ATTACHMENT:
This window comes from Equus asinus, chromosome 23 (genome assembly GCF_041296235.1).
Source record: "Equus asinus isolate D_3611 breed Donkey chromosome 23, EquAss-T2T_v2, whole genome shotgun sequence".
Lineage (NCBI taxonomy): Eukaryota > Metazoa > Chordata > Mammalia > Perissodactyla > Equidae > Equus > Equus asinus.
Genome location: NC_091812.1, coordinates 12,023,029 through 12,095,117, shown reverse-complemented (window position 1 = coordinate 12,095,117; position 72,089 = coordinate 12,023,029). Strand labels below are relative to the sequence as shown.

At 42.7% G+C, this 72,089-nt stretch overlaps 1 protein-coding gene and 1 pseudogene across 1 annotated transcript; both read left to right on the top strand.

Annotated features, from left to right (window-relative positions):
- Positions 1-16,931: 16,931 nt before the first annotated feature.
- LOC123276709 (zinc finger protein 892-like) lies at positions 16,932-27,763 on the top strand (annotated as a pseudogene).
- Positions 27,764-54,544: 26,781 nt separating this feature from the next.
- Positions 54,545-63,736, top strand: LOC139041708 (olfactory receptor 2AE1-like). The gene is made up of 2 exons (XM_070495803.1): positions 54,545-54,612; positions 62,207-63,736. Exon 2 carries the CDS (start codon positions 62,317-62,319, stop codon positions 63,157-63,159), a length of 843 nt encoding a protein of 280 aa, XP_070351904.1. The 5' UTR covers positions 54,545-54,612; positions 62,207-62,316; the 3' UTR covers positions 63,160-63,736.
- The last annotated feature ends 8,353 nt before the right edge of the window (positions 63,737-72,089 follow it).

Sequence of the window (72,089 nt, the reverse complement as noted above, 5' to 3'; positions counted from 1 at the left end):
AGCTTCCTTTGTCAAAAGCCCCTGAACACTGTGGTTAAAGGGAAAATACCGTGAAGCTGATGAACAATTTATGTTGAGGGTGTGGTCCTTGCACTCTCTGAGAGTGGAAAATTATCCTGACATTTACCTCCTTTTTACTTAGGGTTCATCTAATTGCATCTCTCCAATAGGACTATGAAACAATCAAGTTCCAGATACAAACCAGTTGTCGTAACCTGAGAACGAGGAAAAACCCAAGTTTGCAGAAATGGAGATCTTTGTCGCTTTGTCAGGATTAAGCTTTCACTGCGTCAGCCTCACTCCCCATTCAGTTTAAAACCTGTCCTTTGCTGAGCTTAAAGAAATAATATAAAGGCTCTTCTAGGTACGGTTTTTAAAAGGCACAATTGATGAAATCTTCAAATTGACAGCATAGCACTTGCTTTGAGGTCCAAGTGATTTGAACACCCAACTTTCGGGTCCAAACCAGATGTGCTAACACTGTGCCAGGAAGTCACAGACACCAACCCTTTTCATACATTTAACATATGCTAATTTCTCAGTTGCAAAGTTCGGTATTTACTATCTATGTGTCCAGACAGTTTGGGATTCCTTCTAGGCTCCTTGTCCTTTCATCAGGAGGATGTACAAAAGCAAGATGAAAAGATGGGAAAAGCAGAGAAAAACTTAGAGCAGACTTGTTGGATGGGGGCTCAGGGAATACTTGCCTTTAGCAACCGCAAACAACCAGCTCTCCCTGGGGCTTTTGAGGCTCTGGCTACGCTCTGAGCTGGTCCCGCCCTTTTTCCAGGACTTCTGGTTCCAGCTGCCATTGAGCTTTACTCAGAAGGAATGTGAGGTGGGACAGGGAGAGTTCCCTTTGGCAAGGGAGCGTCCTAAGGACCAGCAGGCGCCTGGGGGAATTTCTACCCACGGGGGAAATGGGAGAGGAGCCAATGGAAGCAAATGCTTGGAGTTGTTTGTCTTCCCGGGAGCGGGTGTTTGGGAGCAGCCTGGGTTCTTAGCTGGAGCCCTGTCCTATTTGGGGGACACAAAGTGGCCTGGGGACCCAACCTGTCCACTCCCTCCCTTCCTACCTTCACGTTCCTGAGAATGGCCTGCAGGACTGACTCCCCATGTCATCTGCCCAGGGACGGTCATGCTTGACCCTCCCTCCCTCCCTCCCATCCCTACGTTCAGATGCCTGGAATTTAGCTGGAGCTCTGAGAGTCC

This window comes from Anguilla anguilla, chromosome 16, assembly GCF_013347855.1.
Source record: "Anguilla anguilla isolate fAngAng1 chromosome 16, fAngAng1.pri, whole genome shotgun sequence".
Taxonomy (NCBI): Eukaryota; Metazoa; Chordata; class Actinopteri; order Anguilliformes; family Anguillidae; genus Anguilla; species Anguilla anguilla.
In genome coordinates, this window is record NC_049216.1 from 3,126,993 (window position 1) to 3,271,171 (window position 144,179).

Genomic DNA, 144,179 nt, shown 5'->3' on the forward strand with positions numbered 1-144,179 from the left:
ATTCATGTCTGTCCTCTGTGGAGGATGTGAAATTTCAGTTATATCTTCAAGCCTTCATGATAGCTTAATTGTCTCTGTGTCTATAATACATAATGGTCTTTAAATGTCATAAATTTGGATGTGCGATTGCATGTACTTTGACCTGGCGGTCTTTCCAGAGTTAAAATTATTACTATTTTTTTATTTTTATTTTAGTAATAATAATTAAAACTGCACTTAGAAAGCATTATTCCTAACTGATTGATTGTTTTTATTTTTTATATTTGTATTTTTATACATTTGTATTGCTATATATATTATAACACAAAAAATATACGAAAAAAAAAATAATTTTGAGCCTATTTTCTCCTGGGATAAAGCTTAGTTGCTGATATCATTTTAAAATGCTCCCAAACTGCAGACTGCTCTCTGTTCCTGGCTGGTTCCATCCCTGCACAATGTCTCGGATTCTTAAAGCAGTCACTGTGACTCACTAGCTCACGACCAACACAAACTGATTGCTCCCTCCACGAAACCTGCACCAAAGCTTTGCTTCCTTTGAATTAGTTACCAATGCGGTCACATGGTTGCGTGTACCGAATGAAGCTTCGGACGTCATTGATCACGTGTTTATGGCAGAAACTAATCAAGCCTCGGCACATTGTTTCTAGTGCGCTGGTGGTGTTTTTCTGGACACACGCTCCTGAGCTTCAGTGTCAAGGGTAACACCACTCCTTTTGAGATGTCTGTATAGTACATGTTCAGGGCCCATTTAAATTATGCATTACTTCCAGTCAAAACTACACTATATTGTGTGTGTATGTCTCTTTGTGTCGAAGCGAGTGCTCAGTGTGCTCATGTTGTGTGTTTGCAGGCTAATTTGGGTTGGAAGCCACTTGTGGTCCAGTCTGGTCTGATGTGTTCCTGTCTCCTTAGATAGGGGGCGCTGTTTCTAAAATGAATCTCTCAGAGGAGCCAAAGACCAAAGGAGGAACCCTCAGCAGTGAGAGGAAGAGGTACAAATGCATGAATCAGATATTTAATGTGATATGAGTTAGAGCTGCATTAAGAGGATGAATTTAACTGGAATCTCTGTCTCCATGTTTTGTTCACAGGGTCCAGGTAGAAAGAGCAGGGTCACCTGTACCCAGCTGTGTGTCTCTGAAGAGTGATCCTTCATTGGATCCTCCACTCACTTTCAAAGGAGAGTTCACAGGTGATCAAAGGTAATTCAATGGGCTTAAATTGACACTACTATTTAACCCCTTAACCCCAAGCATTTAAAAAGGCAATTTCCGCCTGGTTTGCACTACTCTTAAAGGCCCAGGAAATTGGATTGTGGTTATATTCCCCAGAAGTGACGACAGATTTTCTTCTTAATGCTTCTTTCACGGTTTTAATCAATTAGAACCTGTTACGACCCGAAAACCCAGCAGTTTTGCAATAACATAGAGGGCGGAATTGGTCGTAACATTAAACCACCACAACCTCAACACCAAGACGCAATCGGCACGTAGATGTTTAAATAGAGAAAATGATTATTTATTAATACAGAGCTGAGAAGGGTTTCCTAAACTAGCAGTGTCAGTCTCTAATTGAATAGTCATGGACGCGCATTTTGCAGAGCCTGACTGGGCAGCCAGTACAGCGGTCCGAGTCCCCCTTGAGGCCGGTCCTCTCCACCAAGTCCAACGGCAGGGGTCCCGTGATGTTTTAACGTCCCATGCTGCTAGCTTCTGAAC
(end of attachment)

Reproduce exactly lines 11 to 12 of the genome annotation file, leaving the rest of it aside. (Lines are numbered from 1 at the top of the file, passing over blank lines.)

- The last annotated feature ends 8,353 nt before the right edge of the window (positions 63,737-72,089 follow it).

Sequence of the window (72,089 nt, the reverse complement as noted above, 5' to 3'; positions counted from 1 at the left end):